Telling Off Telemarketers

By Mike Royko

Maybe you're changing a diaper, cooking a meal or putting in your contacts. The phone rings, and you stop what you're doing. The call may be important. Then the voice says, "Hi, I'm from the Yacketyyack Corp., and we'd like to know if you are interested…" Another sales pitch.

Or maybe you're at work, as I was when a broker called to offer me a glistening investment opportunity. If I got in early, he said, I could make an awesome profit. I listened, and didn't have the faintest idea what he was talking about.

That's part of the scam. They use jargon few of us understand. Basis point? How many normal human beings know what a basis point is? It's M. B. A. talk.

Anyway, the lad made his pitch, and I said, "Sounds good to me. I'll buy several million shares."

There was a gasp from the other end of the line. "How many?" he stammered.

"Several million," I repeated coolly.

By now he was panting. I offered him a deal.

"I'll go for it if you'll sign a paper."

"What kind of paper?" he asked.

"A paper saying that if this investment fails, you will kill yourself."

He sounded stunned. "You expect me to kill myself?"

"Seems reasonable to me," I said. "You're asking me to risk the food on my family's table, the roof over their heads. If this is such a foolproof investment, the least you can do is put YOUR life on the line."

The man actually stuttered. "You have to be kidding," he said.

"I'm not kidding," I told him in a grave tone. "If I can't lose money on this deal, and if you're so kind as to offer it to a total stranger, rather than your own friends and loved ones, stake your life on it."

There was a long pause. Then he said, "That's the most ridiculous thing I've ever heard."

Now my feelings were hurt. Here was a man trying to persuade me to put the rewards of my labors into an investment, and he was quibbling over a petty detail.

"You won't agree to kill yourself?" I asked.

"That is ridiculous," he repeated.

"So is your pitch," I said.

He hung up. I knew he wasn't sincere.

Is there no defense against these pests? Because we have telephones, must we accept being hassled by people trying to sell us what we don't want? Must we be at the mercy of this enormous growth industry - telemarketing - that is making billions of nuisance phone calls a year, pitching furnace cleaning, aluminum siding and penny stocks?

The answer, I've recently discovered, is no. Robert Bulmash, a former paralegal, has found a way to fight back.

When telemarketers phone him, Bulmash tells them he doesn't want to hear from them again. If they persist, he takes them to small-claims court and seeks compensation for his time and the use of his phone. So far, he has sued six companies. More than a dozen others have sent him checks to settle out of court.

This isn't big money. Altogether, Bulmash has collected about $450 from 15 or so companies.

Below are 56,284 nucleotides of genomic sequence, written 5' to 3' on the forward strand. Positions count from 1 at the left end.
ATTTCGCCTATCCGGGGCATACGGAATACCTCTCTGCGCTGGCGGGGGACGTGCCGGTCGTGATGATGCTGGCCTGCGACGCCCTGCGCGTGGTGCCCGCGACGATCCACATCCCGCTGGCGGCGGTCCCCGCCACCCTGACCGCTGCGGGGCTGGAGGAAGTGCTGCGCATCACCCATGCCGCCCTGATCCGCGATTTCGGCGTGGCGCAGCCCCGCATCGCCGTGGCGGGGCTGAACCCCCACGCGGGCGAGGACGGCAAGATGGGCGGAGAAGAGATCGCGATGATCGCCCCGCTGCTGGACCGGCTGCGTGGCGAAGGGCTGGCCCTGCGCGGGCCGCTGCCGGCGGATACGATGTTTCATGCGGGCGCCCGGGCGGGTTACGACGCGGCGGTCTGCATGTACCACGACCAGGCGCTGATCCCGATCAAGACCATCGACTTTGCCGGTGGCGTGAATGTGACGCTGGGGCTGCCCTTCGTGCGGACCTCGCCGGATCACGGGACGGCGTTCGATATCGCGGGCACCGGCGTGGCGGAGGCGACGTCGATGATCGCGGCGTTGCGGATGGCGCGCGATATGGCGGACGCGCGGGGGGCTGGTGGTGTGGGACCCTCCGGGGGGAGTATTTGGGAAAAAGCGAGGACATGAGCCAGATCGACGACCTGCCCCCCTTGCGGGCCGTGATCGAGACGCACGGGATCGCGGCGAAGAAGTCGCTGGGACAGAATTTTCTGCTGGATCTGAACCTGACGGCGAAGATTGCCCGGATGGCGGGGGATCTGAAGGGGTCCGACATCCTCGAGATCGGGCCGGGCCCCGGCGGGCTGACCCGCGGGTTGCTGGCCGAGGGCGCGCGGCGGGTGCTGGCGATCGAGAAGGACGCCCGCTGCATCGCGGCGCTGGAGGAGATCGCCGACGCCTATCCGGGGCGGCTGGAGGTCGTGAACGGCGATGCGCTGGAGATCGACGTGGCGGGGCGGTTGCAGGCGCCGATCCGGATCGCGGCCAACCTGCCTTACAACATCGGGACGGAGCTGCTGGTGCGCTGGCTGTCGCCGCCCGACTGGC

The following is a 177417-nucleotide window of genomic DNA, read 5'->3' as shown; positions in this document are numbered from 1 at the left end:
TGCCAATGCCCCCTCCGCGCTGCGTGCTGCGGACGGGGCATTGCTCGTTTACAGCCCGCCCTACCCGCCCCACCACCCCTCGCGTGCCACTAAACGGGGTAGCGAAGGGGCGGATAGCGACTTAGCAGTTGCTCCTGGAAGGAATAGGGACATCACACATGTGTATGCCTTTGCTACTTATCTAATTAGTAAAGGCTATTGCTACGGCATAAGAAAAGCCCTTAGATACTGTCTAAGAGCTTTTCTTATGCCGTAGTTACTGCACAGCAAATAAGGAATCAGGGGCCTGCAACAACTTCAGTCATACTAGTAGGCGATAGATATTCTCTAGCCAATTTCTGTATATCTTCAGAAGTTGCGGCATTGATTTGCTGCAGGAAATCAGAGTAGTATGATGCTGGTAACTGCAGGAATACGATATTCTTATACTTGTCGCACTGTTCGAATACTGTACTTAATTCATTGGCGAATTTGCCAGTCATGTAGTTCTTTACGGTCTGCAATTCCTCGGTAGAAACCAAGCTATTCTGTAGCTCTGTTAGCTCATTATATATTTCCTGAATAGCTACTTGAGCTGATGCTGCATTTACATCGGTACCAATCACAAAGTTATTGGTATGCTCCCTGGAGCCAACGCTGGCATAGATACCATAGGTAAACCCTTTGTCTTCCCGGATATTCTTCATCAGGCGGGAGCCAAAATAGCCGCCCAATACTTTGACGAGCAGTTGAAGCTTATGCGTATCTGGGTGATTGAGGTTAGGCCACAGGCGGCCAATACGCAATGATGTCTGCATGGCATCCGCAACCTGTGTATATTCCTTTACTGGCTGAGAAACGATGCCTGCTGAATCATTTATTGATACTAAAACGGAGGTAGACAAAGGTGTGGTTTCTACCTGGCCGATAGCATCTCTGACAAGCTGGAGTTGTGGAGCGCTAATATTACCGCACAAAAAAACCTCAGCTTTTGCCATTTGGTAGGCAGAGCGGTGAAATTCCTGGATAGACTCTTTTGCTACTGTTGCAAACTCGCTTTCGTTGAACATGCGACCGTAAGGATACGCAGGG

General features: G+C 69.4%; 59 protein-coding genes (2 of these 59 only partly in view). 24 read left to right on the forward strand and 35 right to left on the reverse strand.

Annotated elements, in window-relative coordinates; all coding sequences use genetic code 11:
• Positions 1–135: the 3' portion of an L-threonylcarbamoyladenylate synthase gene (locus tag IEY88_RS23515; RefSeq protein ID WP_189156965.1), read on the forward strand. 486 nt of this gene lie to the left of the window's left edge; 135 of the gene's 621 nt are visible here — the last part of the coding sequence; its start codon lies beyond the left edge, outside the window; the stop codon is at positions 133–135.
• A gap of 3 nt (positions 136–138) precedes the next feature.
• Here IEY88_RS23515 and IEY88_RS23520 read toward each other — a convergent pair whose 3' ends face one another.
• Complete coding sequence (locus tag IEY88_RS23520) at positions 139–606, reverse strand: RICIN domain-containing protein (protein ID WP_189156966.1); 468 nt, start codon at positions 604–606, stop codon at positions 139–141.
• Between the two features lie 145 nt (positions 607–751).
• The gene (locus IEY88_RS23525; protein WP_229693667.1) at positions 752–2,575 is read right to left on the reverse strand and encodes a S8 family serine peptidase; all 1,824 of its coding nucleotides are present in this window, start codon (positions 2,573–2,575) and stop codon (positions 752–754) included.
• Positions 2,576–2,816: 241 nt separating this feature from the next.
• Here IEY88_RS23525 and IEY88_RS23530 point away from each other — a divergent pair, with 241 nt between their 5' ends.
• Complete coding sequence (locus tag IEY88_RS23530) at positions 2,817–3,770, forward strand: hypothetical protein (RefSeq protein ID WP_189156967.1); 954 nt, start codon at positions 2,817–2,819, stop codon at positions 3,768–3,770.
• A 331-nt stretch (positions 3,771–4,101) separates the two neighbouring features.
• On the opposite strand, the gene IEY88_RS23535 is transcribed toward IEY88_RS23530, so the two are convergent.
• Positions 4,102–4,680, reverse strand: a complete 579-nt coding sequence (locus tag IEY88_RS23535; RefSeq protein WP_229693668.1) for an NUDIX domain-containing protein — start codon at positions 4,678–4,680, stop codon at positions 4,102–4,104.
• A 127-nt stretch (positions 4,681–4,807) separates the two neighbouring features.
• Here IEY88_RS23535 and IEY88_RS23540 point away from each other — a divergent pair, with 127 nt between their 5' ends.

In one case, against Plan-O-Soft Water Conditioning Co. Inc., Bulmash was making his presentation when the judge said, "Yeah, I was called twice during yesterday's ballgame." Then he awarded Bulmash 97 cents, plus $38 in court costs.

Most people don't have Bulmash's legal savvy or his tenacity. So he's formed a company, Private Citizen Inc., in Naperville Ill., to help others discourage the phone hucksters. For $20, he'll notify over 1100 telemarketers that you don't want to be called. And he'll warn them that if they ignore your request they face legal action. "Once they realize we mean business, they'll think twice about calling," he promises.

Bulmash says he's doing this as much for principle as profit. "The right of privacy is what I'm concerned about. Supreme Court Justice Louis Brandeis once said that the right to be left alone is the one most valued by civilized men. Nowhere is that right more important than at home. Commercialization isn't going to chase me out of my house."

Bulmash has had some success in getting names taken off telemarketer's lists, and he thinks it's worth pursuing. Many of my readers think so too. Some comments:

* "I had a back operation and I'm confined to my home. They call all day."

* My husband works and sleeps at odd hours, and we have a baby. In one day, I received two calls with the 'You have won a free…' pitch."

* "I've always favored a piercing whistle in their ears, but Mr. Bulmash's approach sounds better."

I've also heard from telemarketers who - no surprise - were miffed.

There was the president of a St. Louis telemarketing firm. In a super-salesman's oozy voice, he said, "I don't understand how you can try to censor us. Would you like it if your column was censored?"

I explained the obvious. Nobody has to read my column. I don't call people while they're having dinner and read my column over the phone. I don't awaken strangers who work the night shift and say, "I would like you to read my column." It's there. Read it, ignore it or line your birdcage with it.

Another idiot said, "If you don't like hearing from us, just turn off your phone."

"And what," I said, "if someone is calling to tell me that a loved one had just died? Should I ignore that call in order to avoid you?"

She didn't have an answer.

Another lady who works for a telemarketing outfit said, "You don't understand. I perform a useful purpose. I offer people a free hearing test to see if they need our product, a hearing device."

"Huh?" I said, "Lady, I can't hear you."

She spoke louder. "I said, I offer people…"

Again I said, "Lady I can't hear you. I got bad ears."

"Well, maybe you would be interested in our test."

"Toast? I can make my own toast."

"I said test. Test!"

"You got the best toast? I'm satisfied with my own toast," I said, and hung up.